Commemorations of the Marikana massacre launched into full swing on UCT's upper campus on 16 August 2016, exactly four years after 34 unarmed mineworkers were gunned down by police.
Gathered on Jameson plaza, staff, students and a group of former Metro workers saluted the fallen mineworkers and urged unity in the ongoing struggle for fair labour practices.
The workers were continuing a campaign to also be insourced at UCT. The group of around 40 workers were stationed at UCT while under the employ of Metro as casual labourers, meaning they were never on fixed-term contracts and had not been offered permanent posts at UCT as part of the insourcing process.
Since 972 workers were insourced in July this year, this group has been without work, says the UCT Left Students Forum (LSF). The workers rejected a contract offer from UCT, insisting instead on being permanently employed as their former Metro colleagues had been.
Thabang Bili, an LSF representative, urged students and staff to heed the workers' call for solidarity in their campaign to be permanently employed at UCT, before the gathering turned into a march down the Jameson steps.
After gathering on the Jameson plaza, staff, students and workers marched down the staircase to continue their insourcing campaign.
One worker addressed the crowd, which had gathered around the empty plinth where the statue of Cecil John Rhodes once sat. She cautioned against forgetting the killings of the 34 unarmed mineworkers at Lonmin's Marikana mine on 16 August four years ago.
“We are mothers. We are the working class. Those were our brothers that were digging the money, the gold – whatever you call it. It's our brothers. Today there's no life for our sisters, for our mothers, because their sons passed away.
“That blood is still wet. You can think it's dry. It's not dry. Those were our brothers. Today there are widows. Today abantwana are orphans.”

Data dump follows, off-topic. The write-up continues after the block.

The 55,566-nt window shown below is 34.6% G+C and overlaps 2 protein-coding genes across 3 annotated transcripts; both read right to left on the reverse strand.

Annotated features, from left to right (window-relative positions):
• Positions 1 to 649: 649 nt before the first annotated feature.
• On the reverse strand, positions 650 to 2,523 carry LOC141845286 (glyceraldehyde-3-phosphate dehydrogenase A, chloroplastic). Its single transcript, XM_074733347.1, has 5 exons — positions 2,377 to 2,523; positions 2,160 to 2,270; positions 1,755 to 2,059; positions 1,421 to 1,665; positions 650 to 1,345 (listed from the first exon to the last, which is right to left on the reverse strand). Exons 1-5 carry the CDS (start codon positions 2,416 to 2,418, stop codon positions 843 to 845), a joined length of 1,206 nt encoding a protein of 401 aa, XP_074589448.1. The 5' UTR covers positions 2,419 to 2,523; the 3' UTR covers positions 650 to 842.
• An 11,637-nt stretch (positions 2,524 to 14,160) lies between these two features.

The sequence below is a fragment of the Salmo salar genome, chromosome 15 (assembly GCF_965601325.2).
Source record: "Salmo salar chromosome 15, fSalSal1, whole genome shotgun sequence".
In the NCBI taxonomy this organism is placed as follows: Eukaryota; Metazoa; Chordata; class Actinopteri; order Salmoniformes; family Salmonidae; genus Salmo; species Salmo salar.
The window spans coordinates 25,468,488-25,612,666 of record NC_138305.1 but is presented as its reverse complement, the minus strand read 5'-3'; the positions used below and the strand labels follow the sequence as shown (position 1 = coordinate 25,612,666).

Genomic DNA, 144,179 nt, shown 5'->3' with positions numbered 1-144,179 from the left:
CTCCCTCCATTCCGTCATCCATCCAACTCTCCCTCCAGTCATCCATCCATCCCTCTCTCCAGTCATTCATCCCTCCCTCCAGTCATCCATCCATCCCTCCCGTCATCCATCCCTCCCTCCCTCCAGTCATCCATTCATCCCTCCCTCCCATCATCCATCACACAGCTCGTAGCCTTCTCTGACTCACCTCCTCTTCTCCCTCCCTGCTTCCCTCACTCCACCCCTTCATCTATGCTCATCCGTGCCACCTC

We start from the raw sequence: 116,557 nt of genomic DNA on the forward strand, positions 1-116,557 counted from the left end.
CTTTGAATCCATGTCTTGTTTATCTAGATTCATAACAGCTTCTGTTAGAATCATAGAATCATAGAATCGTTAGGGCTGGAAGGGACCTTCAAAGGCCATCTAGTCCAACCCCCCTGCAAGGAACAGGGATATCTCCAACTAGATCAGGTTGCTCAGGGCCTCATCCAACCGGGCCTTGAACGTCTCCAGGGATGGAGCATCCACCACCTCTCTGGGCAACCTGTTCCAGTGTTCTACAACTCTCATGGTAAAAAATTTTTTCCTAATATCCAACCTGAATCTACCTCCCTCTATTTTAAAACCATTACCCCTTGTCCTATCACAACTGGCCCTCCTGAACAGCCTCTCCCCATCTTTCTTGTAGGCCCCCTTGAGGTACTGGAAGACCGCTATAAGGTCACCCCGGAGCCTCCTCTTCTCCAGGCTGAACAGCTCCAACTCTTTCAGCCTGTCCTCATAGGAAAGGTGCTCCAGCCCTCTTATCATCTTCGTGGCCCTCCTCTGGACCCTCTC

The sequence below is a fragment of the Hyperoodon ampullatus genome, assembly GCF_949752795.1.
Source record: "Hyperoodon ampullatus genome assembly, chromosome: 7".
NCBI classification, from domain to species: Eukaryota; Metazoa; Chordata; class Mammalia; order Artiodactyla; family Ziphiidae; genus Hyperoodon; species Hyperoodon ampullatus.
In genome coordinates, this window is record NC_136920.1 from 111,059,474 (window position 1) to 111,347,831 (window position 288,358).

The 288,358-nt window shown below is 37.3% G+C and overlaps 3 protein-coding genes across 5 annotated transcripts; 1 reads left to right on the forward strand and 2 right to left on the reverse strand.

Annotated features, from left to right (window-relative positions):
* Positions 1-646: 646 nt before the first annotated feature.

The staff member, who had been insourced, referenced the famous anti-dompas slogan: “You touched a rock. You touch the women; you touch the rock!”
“Today, the pain is still there. There is no one to put food on the table. Where are you, government?”
The crowd gathered around the plinth, which was adorned with an artwork memorialising slain Marikana strike leader Mgcineni “Mambush” Noki, known as “the man in the green blanket”. Workers, students and staff shared their views on continuing worker struggles since the massacre.
Rorisang Moseli, outgoing president of the Students' Representative Council, was asked to contact members of the university's senior leadership group to receive the workers' mandate, and he obliged.
Unity between students and staff was the abiding theme, as the crowd sang Ixesha Lisondele, a struggle song whose main verse translates as “The time has come, unity, my child”.
Gerda Kruger, executive director of UCT's Communication and Marketing Department, explained that UCT had begun engaging with the workers.
“During the [insourcing] process, it came to light that 44 workers were employed by the outsourced companies but not as full-time permanent staff,” said Kruger. “They were employed as temporary, ad hoc staff, but on investigation we found that these workers worked mainly on the UCT campus. Hence, we have, in fairness and with the intention to honour our commitment to insourcing, begun an engagement with these workers.
“We believe they should be insourced and we wish to do so. However, we cannot insource them as permanent workers as they were never permanent workers in the first instance. We will honour the commitment of their contracts by insourcing them in permanent, part-time posts. On accepting our proposal, the workers will in fact earn more in salary than before, as they are coming onto UCT terms of employment. They will receive many benefits, including maternity leave, study rebates, pension, etc, that they never had before.”
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